A brutal, forgotten history

…its aim is not to establish a quantitative record to qualify the event as one of the great evil deeds of history, but to understand the event so that lessons can be learned and warnings sounded. Differences in degree, however, often reflect differences in kind, and so a few statistics must be used to give the reader an idea of the scale of the massacre that took place sixty years ago in a city named Nanking. – Iris Chang, Introduction to The Rape of Nanking.

I heard about the Nanking massacre only about four years ago, from a labmate who was brought up in Nanking. She was the one who told me about Iris Chang‘s book. Even though it figured in many group conversations, I have been putting off reading The Rape of Nanking for many months because I feared that the book and its gruesome contents would spill over into my life and mess up my mind. Now, with the thesis in the committee’s hands for perusal, it is probably alright to start reading about the forgotten holocaust of World War II. Ordinarily, it would make sense to wait until one is in the right frame of mind to read a certain book. But I wonder what frame of mind is “right” for a book like this.

I had made a scrapbook on Japan in my middle school days, as part of a competition. This was pre-internet, so the source material was encyclopedias and magazines such as the National Geographic and Time, much of it painstakingly gathered by my mother . Needless to say, we didn’t encounter any material about the massacre in the Chinese city of Nanking in the late 1930s. I have only just begun the book, but in the following pages, I hope to find out why the killing of more than 250,000 people was left out of the history books. I hope also to find why some people deny that the genocide ever took place (much like those few who ignore mountains of documentary and photographic evidence and eye-witness accounts to assert that the Jewish Holocaust never happened).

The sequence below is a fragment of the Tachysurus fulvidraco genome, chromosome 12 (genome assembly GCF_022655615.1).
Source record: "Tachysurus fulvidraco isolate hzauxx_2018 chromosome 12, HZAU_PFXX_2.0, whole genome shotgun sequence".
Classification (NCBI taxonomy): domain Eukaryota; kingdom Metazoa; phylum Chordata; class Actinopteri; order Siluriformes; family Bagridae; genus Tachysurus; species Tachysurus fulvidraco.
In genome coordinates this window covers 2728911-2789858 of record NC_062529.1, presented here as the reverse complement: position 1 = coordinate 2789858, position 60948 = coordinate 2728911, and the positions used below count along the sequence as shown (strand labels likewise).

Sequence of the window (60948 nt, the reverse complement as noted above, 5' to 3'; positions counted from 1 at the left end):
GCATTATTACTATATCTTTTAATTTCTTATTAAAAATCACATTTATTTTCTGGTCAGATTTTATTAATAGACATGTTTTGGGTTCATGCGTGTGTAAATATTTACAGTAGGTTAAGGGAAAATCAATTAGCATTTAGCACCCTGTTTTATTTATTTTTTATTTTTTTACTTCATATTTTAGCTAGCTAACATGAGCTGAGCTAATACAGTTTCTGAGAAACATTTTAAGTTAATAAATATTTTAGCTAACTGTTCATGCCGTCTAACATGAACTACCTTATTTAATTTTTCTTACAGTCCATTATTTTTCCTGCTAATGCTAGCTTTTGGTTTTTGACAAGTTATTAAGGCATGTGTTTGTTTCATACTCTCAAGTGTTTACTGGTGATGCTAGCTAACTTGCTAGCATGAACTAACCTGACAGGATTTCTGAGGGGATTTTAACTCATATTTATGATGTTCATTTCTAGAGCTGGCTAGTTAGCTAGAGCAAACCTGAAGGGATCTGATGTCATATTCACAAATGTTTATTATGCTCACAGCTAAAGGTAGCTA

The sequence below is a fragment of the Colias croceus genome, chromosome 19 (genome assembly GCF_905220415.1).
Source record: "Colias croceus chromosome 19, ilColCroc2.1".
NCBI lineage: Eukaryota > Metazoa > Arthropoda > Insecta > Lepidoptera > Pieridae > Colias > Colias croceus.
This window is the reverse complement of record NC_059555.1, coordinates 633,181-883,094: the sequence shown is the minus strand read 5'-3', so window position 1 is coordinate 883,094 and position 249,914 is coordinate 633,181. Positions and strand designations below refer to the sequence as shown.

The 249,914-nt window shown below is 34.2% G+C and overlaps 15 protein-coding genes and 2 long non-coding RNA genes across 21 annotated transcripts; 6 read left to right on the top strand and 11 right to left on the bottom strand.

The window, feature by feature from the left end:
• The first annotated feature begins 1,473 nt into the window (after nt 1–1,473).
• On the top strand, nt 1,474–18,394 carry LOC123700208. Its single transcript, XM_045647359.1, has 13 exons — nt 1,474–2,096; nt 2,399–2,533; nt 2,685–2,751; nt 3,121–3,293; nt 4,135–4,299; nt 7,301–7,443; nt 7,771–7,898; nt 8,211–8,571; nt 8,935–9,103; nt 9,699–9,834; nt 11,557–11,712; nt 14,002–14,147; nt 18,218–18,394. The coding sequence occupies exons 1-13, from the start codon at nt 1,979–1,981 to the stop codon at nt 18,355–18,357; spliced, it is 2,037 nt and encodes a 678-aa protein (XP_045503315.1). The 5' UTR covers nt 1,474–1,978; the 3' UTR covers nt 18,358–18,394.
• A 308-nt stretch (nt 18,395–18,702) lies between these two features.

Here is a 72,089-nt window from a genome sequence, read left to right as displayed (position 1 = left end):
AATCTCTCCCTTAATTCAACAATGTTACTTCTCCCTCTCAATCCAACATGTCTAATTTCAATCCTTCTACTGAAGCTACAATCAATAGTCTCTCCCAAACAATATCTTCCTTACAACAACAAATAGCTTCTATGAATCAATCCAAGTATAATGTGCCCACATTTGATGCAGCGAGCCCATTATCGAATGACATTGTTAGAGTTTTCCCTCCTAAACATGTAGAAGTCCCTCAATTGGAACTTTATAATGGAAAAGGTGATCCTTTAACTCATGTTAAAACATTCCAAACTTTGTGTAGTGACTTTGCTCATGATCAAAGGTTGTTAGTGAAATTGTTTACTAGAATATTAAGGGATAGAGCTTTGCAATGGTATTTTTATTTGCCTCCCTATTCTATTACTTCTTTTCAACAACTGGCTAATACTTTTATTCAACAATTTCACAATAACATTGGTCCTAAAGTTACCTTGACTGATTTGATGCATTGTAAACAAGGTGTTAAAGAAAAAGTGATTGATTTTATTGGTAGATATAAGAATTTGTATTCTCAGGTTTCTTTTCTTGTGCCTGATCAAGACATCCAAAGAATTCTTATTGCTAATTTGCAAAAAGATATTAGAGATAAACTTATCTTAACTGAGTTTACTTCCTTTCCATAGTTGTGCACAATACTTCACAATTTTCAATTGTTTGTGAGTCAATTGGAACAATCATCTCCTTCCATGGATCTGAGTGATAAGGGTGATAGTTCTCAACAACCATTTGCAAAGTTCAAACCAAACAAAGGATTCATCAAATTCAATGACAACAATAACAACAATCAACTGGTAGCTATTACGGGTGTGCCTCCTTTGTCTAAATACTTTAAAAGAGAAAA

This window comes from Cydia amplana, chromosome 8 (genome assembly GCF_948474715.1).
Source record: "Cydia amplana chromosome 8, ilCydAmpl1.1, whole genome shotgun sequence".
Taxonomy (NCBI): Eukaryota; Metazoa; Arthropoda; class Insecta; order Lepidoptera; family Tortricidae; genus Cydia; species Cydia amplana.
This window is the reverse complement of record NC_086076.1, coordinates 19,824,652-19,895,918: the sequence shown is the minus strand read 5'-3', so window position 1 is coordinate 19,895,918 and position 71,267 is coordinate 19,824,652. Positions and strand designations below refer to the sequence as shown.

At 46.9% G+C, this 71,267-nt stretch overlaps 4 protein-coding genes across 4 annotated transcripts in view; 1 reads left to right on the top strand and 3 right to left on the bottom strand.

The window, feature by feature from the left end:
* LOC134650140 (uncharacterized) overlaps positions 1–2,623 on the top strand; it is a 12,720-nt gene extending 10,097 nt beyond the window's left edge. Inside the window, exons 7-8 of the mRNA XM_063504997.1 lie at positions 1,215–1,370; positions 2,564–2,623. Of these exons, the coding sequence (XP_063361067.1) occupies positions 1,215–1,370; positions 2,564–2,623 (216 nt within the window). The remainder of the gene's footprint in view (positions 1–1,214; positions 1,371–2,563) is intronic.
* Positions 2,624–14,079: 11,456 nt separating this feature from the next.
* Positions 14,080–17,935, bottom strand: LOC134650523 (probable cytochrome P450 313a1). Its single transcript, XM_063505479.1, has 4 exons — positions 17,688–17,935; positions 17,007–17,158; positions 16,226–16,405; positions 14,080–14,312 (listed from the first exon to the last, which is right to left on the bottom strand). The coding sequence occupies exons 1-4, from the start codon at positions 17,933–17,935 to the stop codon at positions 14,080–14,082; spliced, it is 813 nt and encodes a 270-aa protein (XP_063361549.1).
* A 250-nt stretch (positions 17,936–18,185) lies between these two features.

The book contains a few photographs which are unbearable to look at, with disembodied heads, contorted and tortured bodies and their grinning captors. In this last respect, they are reminiscent of the recent graphic images from Abu Ghraib with the prison officers taunting the prisoners. It is natural to wonder how whole groups of human beings can bring themselves to kill, maim and torture while actually enjoying the process. What does it take to strip the varnish of civility and expose our prehistoric tendencies to serve the law of tooth and claw?

[In late 2004, Iris Chang committed suicide following a nervous breakdown.]

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1 thought on “A brutal, forgotten history”

  1. I’ve had this book on my TBR list for ages but have been worried about reading it for similar reasons to yours. I will be curious as to what you make of it. It’s one of those subjects I want to know more about but don’t want to because it is so horrific. I had no idea Chang committed suicide in 2004. How very sad.

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